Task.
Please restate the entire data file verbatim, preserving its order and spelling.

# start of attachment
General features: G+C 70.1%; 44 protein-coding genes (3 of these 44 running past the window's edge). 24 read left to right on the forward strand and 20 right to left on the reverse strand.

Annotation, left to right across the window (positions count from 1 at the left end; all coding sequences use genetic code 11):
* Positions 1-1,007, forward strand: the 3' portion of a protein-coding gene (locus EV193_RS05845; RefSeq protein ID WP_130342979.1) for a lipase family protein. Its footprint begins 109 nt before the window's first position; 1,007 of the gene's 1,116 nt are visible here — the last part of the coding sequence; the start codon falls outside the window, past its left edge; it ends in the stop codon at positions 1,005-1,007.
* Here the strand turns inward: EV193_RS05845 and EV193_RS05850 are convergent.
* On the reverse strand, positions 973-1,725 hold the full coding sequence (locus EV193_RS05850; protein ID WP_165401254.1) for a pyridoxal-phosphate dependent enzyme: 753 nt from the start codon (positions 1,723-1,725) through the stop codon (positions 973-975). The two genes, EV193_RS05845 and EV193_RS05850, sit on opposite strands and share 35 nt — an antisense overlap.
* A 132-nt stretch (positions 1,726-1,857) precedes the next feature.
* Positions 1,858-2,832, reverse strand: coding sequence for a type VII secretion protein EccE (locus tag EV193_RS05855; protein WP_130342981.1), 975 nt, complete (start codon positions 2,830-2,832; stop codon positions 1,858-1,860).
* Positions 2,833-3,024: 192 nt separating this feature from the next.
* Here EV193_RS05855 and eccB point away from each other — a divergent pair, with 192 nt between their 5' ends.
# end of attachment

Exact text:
General features: G+C 70.1%; 44 protein-coding genes (3 of these 44 running past the window's edge). 24 read left to right on the forward strand and 20 right to left on the reverse strand.

Annotation, left to right across the window (positions count from 1 at the left end; all coding sequences use genetic code 11):
* Positions 1-1,007, forward strand: the 3' portion of a protein-coding gene (locus EV193_RS05845; RefSeq protein ID WP_130342979.1) for a lipase family protein. Its footprint begins 109 nt before the window's first position; 1,007 of the gene's 1,116 nt are visible here — the last part of the coding sequence; the start codon falls outside the window, past its left edge; it ends in the stop codon at positions 1,005-1,007.
* Here the strand turns inward: EV193_RS05845 and EV193_RS05850 are convergent.
* On the reverse strand, positions 973-1,725 hold the full coding sequence (locus EV193_RS05850; protein ID WP_165401254.1) for a pyridoxal-phosphate dependent enzyme: 753 nt from the start codon (positions 1,723-1,725) through the stop codon (positions 973-975). The two genes, EV193_RS05845 and EV193_RS05850, sit on opposite strands and share 35 nt — an antisense overlap.
* A 132-nt stretch (positions 1,726-1,857) precedes the next feature.
* Positions 1,858-2,832, reverse strand: coding sequence for a type VII secretion protein EccE (locus tag EV193_RS05855; protein WP_130342981.1), 975 nt, complete (start codon positions 2,830-2,832; stop codon positions 1,858-1,860).
* Positions 2,833-3,024: 192 nt separating this feature from the next.
* Here EV193_RS05855 and eccB point away from each other — a divergent pair, with 192 nt between their 5' ends.